If you are recovering from a break up, Valentines can be especially hard. Setting aside specific time for self care on the day can help. Remind yourself that you matter by pampering or treating yourself, you don’t need someone to buy those chocolates because you are getting them for yourself!
Getting off the escalator.
The relationship escalator is a great metaphor first developed by polyamorous writers and theorists who questioned some of the traditional concepts around relationships. Our culture, movies, book and songs, have promoted the idea that a relationship must move in a steady incline from first date through to the ultimate goal of marriage. This prompts the question “Where is this relationship going?” as if not being on the up escalator means a relationship is failing. The metaphor of the relationship escalator carries within in the idea that the movement from one stage to another is inevitable, and irresistible.
Occasions like Valentine’s Day can be built up into having more meaning than they actually carry if you are unconsciously on the relationship escalator. “It’s our first Valentines” may seem like a significant milestone, without you actually considering if you want it to be, or whether your partner sees it as such. Again the important thing here is communication. If you both see these things in a similar light, then go for it. However if one of you is coming from a different place with regard to how relationships should develop it may cause conflict. Days like Valentine’s day have no more meaning that we give them, however often that meaning is unconscious, and partners are expected to be mind readers.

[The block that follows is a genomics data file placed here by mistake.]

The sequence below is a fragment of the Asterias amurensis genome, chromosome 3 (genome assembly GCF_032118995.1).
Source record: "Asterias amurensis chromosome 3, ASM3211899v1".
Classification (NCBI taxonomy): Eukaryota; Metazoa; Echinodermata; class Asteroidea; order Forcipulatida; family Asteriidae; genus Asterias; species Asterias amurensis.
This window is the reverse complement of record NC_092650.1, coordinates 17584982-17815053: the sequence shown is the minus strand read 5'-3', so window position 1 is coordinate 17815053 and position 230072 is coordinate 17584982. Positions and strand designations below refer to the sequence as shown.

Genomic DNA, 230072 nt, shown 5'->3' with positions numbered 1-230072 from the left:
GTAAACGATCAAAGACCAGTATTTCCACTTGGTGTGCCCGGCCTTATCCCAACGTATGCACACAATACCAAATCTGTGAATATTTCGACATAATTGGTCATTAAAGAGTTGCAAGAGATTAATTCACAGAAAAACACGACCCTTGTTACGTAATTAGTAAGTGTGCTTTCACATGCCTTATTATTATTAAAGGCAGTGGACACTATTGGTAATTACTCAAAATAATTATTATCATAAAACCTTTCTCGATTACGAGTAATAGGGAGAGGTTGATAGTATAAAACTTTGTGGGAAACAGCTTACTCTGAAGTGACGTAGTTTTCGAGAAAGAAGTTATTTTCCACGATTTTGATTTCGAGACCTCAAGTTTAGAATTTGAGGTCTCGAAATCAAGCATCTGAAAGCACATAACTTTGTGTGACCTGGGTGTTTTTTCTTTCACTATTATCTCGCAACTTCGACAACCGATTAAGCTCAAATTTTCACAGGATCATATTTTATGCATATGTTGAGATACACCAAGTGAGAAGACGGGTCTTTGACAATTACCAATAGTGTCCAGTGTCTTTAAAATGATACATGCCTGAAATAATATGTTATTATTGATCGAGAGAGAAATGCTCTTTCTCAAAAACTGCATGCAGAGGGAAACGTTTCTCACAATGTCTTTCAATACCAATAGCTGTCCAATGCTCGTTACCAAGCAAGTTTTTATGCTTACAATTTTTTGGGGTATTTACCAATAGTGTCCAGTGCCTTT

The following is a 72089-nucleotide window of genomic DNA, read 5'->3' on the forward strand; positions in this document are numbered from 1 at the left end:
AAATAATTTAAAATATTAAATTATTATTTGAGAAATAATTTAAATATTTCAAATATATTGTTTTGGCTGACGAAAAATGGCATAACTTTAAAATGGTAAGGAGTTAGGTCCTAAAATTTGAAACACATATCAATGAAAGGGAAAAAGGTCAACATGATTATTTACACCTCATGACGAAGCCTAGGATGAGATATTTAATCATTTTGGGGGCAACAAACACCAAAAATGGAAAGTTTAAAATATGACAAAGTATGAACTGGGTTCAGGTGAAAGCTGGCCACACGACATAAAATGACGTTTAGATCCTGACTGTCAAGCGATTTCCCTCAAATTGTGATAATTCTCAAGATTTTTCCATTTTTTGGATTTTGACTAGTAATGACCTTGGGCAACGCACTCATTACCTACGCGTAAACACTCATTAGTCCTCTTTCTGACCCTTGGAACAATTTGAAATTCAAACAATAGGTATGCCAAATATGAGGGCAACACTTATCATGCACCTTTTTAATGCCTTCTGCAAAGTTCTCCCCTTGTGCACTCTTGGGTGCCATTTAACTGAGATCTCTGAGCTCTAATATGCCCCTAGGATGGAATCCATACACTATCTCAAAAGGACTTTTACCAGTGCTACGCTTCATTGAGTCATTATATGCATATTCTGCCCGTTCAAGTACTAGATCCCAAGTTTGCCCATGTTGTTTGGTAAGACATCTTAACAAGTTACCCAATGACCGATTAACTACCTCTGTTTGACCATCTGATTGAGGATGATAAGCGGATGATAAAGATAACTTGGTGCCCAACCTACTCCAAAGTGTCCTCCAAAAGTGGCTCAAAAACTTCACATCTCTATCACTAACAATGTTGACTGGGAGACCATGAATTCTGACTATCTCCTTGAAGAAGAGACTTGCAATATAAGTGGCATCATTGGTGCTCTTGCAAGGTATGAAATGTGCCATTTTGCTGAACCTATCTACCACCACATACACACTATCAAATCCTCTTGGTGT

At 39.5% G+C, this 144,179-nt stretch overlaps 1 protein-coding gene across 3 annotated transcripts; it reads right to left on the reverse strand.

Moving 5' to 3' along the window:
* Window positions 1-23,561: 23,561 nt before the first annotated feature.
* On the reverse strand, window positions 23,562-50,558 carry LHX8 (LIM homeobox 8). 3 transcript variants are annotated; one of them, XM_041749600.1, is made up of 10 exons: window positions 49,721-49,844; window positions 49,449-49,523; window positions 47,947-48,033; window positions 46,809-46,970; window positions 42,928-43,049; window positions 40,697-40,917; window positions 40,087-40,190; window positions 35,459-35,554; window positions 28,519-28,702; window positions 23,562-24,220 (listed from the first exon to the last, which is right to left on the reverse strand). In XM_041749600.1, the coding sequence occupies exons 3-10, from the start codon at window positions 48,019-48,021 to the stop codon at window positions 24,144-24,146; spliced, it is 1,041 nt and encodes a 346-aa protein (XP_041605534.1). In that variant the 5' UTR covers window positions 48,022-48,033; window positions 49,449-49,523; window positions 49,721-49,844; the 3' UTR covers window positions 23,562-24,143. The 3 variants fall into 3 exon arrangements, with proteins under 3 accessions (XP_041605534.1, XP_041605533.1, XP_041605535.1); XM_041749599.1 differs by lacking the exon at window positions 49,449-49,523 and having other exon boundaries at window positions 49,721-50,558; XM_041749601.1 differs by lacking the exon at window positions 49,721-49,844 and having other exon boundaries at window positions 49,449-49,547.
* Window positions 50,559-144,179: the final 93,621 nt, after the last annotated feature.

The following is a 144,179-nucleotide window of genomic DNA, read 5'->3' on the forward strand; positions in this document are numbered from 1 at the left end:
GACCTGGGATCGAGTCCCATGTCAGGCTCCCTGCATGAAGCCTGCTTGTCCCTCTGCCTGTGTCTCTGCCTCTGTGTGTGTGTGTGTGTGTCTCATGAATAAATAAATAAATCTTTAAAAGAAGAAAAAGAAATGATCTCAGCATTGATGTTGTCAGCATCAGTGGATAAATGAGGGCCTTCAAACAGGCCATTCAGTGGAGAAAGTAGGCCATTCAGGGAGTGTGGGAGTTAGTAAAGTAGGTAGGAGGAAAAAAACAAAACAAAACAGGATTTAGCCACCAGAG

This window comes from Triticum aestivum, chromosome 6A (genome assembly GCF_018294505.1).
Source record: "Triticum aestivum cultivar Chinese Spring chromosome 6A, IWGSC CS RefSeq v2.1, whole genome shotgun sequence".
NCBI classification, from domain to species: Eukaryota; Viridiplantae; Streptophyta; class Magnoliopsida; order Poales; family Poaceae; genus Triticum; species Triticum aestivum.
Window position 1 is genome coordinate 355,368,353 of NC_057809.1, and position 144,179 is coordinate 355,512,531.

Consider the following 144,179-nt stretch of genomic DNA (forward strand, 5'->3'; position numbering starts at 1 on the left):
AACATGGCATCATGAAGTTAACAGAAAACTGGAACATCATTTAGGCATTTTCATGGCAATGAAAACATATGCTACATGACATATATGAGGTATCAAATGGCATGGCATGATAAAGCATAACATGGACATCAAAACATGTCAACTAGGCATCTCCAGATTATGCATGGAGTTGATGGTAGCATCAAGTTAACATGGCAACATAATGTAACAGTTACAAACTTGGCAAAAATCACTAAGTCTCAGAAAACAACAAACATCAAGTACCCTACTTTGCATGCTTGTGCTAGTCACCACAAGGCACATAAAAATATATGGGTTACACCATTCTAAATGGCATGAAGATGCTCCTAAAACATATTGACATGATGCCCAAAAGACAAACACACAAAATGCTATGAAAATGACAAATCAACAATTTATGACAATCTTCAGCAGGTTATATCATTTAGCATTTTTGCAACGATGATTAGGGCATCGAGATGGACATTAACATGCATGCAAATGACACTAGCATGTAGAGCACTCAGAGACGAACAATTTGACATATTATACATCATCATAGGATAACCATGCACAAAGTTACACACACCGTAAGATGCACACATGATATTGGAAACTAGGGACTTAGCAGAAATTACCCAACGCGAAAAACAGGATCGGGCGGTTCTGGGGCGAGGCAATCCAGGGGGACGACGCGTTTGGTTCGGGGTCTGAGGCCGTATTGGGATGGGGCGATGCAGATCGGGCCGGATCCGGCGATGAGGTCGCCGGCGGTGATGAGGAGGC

It’s complicated is more than a facebook box to tick for an increasing number of people. Non monogamies, from open relationships to poly are being explored by more and more people. How then to approach Valentines day when you are not a conventional couple?
Firstly its important to remember that simply because you do one thing non traditionally doesn’t mean everyone is happy with dumping every convention. As this post discusses, non monogamous people still have baggage, because everyone has baggage. There is no rule book which says simply because you are not monogamous you cannot want a card and flowers on Valentines day. However, as with so much within poly the secret is being open and honest about how you feel, and listening without judgement to how the others involved feel. Does a primary partner believe Valentines should be spent with them? Is a new partner hoping to have a romantic evening together? Only if you are willing to be open about what Valentines means to all involved can these different, equally valid needs be negotiated.
It is what it is.
Surviving Valentines will mean different things to different people. For some its about a drama free day, for others it will be sadness at a relationship that has ended, or a reminder of what they hope for the future. The secret to getting through is in fact no secret, its working out what meaning the day has to you, and if needed those around you. Understanding that means you can start to see the root of any emotional response you may have, and remove it from the myths that surround the day, and instead use the knowledge to better understand yourself.